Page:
State of Mankind

A New Way Of Thinking

The Sustainability Haters

We simply need to be really careful about how we get our information and where our attitudes come from.  A few days ago, a local radio station was advertising an event sponsored by the United Nations Foundation.  The DJ finished by suggesting that everyone must be for this, unless you are a “Sustainability Hater”.  Hate is a pretty strong word.  The message from the DJ (well meaning as he may be) was that if you don’t support this agenda, you are alone and a hater.  Did he have any idea that there are other views out there or what these views may be?  Does he know who he is calling a hater?

FANRPAN is the Food, Agriculture and Natural Resources Policy Analysis Network.  Their goal is to improve food security in Africa by increasing farming productivity.  At their conference in Pretoria, South Africa on May 24, Chairman Sindiso Ngwenya of Zambia criticised First World attempts to use climate change, biodiversity and sustainable development arguments to prevent African agriculture from advancing.  He spoke against First World handouts, suggesting that what Africa really needs is modern technology (tractors, fertilizer and the like) and reliable, affordable electricity.  He was critical of the UN’s COP-17 (Conference of the Parties who decide climate policy) for being obstructionists to what Africa needs to gain food security.  A full story can be found at:

Sorry, but African Farmers who want to grow food for their people don’t seem much like haters.  In fact, when a movement relies on name calling to show its superiority, it is definitely worth looking deeper into what it may be hiding.  However, it is far too easy for Americans who have plenty of food, and generally very few real worries to catch a tidbit from the radio or the news and accept it as universal truth without understanding the perspective of those affected.  For me, I’m standing with the African farmers.  Maybe I’m a sustainability hater, too.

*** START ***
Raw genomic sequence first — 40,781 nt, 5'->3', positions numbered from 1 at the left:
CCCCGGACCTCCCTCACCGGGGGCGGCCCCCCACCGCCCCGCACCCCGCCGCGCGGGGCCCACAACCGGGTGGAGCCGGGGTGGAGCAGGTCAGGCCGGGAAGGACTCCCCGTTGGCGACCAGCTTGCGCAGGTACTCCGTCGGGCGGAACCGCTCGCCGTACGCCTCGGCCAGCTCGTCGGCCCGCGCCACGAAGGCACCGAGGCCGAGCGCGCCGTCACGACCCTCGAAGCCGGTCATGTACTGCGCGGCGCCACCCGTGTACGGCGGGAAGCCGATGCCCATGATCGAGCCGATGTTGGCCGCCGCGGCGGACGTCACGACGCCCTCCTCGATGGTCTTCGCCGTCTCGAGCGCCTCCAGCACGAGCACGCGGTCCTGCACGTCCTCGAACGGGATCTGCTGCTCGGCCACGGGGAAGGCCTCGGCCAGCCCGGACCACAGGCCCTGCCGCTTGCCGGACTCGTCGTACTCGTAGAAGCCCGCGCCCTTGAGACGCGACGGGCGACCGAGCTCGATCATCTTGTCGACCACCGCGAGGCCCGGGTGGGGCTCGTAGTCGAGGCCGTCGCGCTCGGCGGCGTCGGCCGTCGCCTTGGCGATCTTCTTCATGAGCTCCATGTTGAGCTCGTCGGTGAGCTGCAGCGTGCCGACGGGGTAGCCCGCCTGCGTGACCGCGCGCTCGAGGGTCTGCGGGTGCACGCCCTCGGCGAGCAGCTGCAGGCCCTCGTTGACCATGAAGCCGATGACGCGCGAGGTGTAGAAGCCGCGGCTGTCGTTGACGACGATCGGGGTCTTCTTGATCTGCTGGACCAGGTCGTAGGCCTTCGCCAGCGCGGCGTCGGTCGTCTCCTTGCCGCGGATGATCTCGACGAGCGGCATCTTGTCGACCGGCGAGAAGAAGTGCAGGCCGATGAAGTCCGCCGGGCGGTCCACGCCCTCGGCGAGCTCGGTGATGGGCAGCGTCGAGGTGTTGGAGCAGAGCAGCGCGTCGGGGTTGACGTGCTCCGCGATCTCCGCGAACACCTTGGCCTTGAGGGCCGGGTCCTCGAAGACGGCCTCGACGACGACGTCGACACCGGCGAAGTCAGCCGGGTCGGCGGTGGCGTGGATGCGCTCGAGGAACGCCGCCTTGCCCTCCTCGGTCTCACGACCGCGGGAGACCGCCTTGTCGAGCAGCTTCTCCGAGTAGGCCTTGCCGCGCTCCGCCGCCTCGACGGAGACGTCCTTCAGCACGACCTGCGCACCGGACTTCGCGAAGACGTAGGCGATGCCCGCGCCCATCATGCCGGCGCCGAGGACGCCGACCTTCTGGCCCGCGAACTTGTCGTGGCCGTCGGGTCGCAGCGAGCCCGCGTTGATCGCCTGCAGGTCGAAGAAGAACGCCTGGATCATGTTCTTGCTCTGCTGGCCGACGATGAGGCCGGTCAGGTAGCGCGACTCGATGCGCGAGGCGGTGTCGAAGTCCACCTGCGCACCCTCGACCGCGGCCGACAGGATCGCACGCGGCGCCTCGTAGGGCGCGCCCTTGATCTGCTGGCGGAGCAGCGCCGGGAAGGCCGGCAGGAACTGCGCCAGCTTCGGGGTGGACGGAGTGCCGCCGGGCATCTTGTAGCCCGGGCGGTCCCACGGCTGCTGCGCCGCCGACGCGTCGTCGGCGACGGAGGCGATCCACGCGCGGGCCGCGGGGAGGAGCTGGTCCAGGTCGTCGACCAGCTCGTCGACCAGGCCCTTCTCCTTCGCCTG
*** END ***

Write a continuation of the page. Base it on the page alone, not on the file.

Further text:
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  1. John

     /  June 21, 2012

    About 3 years ago, I wrote a paper for my labor economics class which focused on the (in)effectiveness of the U.N. food drops of the nineties in the Ethiopia area. In short, and I could dig up the statistics if you like, the food drops had the effect of increasing hunger, depleting work, and increasing poverty.

    The problem with just providing for people (especially when it is done by a government entity) instead of teaching and helping them provide for themselves, is that we ultimately waste many more resources in the process of providing. Just look at the vast amounts we spend per capita fighting poverty in the U.S. (over $40,000 per person)!

    • Brinton

       /  June 21, 2012

      If you don’t mind, please do dig up the statistics. Could be interesting and informative.

  2. John

     /  June 22, 2012

    Give me a week to get to the computer where I have my paper saved, and I will get those posted.


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